The iconic pancake restaurant IHOP recently surprised consumers in New Jersey and across the nation by changing its name temporarily to IHOb to drum up business for its burger sales. However, not everyone was happy with the temporary change. RMH Holdings, the second-largest franchisee of the casual dining restaurant chain, Applebee’s, has filed a lawsuit stating that Dine Brands, which is the parent company of both Applebee’s and IHOP, put Applebee’s at risk through the IHOb ad campaign.
RMH claims that the IHOb stunt diminished the Applebee’s brand. However, the president of Applebee’s dismissed RMH’s concerns as Applebee’s sales rose almost 6 percent in the quarter of the IHOb rebranding. RMH and Dine Brands have had legal disputes in the past.
Back in May, RMH filed for bankruptcy, which led to Dine Brands demanding that RMH pay it $12 million. Dine Brands then filed a legal claim that would permit it to take over RMH’s Applebee’s restaurants. However, RMH filed a counterclaim stating that Dine Brands mismanaged Applebee’s and that the Dine Brands wrongfully permitted the IHOb ad campaign. RMH claims that 16 percent of its sales at its Applebee’s restaurant are burger sales. RMH stated that Dine Brands promoted the IHOb ad campaign, overshadowing Applebee’s during a time when Applebee’s was trying to debut new technology that would let consumers place orders ahead of time, so their meals are waiting for them when they arrive at the restaurant.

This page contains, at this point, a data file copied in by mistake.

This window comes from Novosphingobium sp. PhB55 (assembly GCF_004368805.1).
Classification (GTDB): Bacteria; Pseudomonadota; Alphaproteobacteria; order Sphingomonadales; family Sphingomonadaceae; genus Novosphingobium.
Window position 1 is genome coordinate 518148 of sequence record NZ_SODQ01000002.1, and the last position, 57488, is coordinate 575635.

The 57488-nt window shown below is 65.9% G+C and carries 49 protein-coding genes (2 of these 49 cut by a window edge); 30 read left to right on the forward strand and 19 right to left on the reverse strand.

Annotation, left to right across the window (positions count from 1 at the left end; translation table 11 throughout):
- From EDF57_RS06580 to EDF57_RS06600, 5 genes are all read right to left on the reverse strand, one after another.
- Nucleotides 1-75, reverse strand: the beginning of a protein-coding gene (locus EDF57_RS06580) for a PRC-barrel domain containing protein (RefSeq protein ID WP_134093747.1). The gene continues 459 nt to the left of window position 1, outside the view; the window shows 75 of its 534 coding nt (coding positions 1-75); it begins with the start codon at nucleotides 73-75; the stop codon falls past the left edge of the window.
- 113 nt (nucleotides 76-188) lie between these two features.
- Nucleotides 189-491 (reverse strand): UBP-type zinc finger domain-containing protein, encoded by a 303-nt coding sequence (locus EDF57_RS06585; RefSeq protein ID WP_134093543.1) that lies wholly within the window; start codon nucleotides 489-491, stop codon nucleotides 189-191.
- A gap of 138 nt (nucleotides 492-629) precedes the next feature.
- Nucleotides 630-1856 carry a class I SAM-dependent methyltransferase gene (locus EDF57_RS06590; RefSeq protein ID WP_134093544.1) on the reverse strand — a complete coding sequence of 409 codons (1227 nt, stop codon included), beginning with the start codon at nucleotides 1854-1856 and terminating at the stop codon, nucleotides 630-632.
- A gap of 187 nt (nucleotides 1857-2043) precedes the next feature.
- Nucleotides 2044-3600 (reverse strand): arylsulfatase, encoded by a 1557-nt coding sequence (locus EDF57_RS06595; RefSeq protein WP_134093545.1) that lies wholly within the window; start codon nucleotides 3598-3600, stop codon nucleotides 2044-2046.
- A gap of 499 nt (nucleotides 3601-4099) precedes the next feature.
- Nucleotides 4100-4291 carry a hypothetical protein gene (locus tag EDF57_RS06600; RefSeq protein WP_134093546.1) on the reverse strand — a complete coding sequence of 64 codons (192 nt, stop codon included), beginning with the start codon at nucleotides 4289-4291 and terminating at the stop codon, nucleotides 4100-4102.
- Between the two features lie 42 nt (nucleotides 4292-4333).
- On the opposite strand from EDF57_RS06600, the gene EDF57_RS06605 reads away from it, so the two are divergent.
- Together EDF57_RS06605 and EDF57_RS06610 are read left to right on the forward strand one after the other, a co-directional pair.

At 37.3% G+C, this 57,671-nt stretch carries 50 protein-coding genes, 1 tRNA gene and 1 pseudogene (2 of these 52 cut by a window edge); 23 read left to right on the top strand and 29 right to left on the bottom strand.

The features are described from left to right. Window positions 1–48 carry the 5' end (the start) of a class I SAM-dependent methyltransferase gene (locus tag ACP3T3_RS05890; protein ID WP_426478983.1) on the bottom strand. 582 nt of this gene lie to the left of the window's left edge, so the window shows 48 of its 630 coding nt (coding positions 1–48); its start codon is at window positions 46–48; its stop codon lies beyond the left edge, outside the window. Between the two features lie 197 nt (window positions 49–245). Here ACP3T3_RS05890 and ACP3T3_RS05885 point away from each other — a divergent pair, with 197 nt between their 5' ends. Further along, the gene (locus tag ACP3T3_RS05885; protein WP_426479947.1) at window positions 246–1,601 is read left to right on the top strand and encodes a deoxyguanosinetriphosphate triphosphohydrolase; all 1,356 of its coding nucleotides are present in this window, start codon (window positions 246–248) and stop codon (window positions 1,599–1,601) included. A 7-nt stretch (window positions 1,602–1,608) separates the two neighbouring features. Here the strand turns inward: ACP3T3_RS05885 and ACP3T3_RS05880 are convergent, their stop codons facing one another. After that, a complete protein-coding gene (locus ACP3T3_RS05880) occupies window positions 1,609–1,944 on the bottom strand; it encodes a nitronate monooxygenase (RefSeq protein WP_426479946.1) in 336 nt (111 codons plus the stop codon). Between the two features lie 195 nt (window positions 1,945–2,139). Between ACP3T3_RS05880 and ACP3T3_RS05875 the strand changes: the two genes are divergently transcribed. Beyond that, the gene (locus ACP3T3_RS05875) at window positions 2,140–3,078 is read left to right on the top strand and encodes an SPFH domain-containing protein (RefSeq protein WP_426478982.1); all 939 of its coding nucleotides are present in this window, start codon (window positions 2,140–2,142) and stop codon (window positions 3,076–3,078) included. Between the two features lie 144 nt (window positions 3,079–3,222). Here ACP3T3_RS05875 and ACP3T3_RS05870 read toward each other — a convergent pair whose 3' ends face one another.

Time will tell how the situation between RMH, Dine Brands and IHOP will unfold. However, this serves as a good reminder that business litigation matters can be very complex. Lawsuits can involve companies, parent companies, sister companies, shareholders and many other stakeholders. Disputes can arise between parent companies, sister companies and shareholders. Many business lawsuits involve tens of millions of dollars, which could significantly impact the viability of the parties involved. Therefore, it is important that businesses facing a lawsuit act in a manner that serves their best interests, including consulting an attorney if necessary.